Manager of the XV of France under three different coaches, from 1995 to 2011, he understood. Understand that the future of the players in this competition was no longer the responsibility of the coaches. That they needed a decompression valve after several clashes with their coach, who went so far as to call them “dirty kids” in front of the press. So the rascals let go for good. The dress code for this improvised evening: floral shirts, parachute boxers and tap shoes. Hooker Dimitri Szarzewski scratches some Gipsy Kings chords. Tongues loosen. “An improvised party on a Sunday, six days before a quarter-final against the English, you would think it was suicide, but it was the wake-up call we needed”is still having fun today the fellow Barcella.
Between Marc Lievremont and his players, a “I love you neither”
A casualness that brings Marc Lievremont out of his hinges at a press conference. One more time. “A year after the national psychodrama of Knysna, during the FIFA World Cup in South Africa, we were not prepared for the onslaught of journalists hungry for scoop. We had no communication service at the federation and Marc was systematically on the front line”, regrets Didier Retière. Scrum half Dimitri Yachvili, also from the Basque team, says it in his own way: “A World Cup is long: two months of competition plus two months of preparation, four months of life together, with testosterone, characters, egos to manage. »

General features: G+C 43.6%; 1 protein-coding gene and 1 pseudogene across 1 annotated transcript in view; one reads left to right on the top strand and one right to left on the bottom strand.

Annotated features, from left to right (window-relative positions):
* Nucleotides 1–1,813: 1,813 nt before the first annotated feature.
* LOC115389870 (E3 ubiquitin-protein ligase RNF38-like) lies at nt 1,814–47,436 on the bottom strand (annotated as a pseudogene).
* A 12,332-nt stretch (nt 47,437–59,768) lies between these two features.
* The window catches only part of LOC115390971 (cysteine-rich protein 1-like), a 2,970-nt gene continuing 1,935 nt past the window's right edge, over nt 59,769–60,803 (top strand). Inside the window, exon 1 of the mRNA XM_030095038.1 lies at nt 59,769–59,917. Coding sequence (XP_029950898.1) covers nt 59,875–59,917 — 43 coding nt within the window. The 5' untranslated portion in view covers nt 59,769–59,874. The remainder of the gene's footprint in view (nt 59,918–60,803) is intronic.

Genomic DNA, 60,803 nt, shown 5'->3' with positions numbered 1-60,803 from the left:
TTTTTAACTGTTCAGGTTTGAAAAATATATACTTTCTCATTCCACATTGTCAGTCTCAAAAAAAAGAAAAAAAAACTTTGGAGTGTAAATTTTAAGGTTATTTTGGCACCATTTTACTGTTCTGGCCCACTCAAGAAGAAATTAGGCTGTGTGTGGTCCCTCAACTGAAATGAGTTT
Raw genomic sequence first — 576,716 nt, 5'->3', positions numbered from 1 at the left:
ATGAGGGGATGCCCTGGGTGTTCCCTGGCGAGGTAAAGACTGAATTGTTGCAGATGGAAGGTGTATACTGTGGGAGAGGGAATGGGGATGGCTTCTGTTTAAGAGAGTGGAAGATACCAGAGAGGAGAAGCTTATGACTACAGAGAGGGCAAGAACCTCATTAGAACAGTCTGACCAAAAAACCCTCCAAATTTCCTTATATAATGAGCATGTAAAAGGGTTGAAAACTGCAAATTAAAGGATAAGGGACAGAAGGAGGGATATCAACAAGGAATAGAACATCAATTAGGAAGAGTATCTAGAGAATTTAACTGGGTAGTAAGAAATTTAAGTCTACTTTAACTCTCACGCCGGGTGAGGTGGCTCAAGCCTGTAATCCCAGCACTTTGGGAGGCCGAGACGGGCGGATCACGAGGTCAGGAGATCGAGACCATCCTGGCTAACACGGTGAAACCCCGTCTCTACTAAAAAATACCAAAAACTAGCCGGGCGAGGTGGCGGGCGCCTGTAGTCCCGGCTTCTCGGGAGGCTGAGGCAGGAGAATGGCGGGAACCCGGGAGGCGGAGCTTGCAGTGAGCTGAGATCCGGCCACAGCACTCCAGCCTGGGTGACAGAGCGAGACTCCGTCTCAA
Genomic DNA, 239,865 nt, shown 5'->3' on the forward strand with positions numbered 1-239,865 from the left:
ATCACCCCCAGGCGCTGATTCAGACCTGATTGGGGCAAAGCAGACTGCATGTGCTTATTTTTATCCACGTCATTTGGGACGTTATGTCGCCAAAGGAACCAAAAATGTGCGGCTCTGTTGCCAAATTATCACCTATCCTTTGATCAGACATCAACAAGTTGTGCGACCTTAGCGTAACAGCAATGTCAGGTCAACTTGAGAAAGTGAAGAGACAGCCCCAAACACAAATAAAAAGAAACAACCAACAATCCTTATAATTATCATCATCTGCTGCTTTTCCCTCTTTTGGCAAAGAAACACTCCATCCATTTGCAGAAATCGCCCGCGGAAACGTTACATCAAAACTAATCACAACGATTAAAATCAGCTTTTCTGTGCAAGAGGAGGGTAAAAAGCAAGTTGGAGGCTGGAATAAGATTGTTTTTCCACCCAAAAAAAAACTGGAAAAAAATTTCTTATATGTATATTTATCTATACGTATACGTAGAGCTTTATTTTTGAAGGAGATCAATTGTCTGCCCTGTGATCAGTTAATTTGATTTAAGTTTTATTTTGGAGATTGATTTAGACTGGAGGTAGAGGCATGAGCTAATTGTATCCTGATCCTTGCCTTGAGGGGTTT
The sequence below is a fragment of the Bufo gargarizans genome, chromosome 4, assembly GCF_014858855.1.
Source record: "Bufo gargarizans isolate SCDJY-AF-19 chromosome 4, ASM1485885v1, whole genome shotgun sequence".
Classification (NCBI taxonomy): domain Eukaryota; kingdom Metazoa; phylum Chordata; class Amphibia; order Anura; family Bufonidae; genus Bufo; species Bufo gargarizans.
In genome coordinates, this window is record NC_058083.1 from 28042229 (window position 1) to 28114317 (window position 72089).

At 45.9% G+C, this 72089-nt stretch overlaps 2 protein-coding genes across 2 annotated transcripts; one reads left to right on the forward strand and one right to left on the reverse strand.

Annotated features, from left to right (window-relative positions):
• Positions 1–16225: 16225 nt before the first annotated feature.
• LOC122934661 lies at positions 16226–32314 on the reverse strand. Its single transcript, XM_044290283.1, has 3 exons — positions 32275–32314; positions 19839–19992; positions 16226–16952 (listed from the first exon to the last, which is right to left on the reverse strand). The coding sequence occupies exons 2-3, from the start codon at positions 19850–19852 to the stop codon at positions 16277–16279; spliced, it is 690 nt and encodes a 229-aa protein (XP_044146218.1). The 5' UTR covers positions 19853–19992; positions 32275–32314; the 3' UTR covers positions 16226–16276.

“No one thought we had the legitimacy to be at this stage of the competition because we had qualified ric-rac against the Tongans”recognizes the sparkling playmaker of the tricolor formation. “But when you find yourself facing the English and you have French blood in your veins, the motivation is all there”, says Dimitri Yachvili, now a consultant for France Télévisions. Because the verdict of the meeting depends less on the technical skills of the players lined up on the match sheet than on their Gallic instincts. Marc Lievremont will summarize it as follows, a few minutes before kick-off: “We sacrifice for each other, we go beyond tactics, beyond suffering, beyond pain. And if there is a breach in them, it will be a chasm at the end of the game. »